I’m an unapologetic eavesdropper in public places. My friends know this, and have come to accept (I hope) that, while I am actively involved in the conversation we’re having, I am also listening to the one going on next to us.
It’s because I’m interested in other people’s stories, and it’s genetic. I get it from my mother. She’s that woman in the Pick ‘n Pay queue who will know your entire life story (sordid bits included) by the time you reach the till (to our mortification, when we were teenagers). She did Social Anthropology. I got the genes.
This is one of the reasons that I love travelling. There are so many humans swirling about, each with hundreds of stories swirling about them. So much swirling. Travelling, one somehow gets to be in the middle of all that swirling, to still the swirls in spots, to get glimpses and catch wisps, to hear the tales and meet the humans. The first happened minutes after we started our trip:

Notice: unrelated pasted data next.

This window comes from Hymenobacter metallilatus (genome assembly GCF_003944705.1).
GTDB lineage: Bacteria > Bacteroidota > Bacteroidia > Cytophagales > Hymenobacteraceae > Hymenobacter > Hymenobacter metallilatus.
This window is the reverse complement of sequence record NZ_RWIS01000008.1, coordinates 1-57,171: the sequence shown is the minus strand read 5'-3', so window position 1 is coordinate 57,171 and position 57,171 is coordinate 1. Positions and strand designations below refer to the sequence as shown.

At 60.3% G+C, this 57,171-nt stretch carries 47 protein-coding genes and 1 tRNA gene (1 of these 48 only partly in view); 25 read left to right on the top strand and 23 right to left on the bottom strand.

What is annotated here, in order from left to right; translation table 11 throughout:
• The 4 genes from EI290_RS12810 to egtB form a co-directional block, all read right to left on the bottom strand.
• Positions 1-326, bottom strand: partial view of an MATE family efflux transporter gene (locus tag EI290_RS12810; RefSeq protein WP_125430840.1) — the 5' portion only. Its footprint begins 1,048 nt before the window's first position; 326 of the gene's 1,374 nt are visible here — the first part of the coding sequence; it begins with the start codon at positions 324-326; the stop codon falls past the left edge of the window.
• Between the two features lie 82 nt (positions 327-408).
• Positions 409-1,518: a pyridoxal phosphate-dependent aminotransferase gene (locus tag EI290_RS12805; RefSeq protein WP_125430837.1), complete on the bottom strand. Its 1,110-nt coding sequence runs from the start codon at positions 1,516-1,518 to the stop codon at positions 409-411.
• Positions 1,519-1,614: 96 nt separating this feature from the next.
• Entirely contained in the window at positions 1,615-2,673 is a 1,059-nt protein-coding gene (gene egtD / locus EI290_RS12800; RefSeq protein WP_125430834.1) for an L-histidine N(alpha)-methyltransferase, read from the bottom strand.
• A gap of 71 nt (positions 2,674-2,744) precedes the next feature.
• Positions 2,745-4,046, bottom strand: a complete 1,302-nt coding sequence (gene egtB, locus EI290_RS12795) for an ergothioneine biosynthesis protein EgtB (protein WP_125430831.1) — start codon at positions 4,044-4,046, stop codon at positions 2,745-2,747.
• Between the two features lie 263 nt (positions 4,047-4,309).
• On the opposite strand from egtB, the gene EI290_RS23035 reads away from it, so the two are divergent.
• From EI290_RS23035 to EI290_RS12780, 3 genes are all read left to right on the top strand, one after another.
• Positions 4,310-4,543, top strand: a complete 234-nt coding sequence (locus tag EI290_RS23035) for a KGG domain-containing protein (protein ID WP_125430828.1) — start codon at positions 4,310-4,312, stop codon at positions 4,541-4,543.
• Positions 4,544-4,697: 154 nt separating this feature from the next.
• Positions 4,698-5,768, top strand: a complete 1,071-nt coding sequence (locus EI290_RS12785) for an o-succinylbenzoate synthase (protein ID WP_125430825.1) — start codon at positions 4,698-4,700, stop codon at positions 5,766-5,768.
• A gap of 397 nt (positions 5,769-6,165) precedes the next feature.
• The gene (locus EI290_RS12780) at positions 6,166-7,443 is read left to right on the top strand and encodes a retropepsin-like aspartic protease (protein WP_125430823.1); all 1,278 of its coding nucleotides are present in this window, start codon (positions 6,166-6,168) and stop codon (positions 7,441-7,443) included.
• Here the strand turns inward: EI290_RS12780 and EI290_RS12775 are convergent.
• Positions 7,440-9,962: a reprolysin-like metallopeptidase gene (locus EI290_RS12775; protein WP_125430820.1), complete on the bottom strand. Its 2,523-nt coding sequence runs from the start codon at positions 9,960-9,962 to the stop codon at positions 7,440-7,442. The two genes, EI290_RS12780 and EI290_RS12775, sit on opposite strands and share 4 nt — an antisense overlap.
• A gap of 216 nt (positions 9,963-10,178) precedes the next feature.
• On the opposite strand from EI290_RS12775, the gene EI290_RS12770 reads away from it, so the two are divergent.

‘Where are you going,’ she asked, as she confidently pushed me through the anxious air of Cape Town Airport, to the boarding gate.
‘To the Free State,’ I said.
‘Oh, I’ve got a cousin living there. She disappeared two years ago and the whole family thought she’d been murdered or something. It was even in The Sun.’
My heart sank, expecting another horrible crime story, as she continued.
‘The police got hold of us recently to say she’d been found in the Free State. She’s been living there happily with her boss the whole time, and just didn’t tell us.’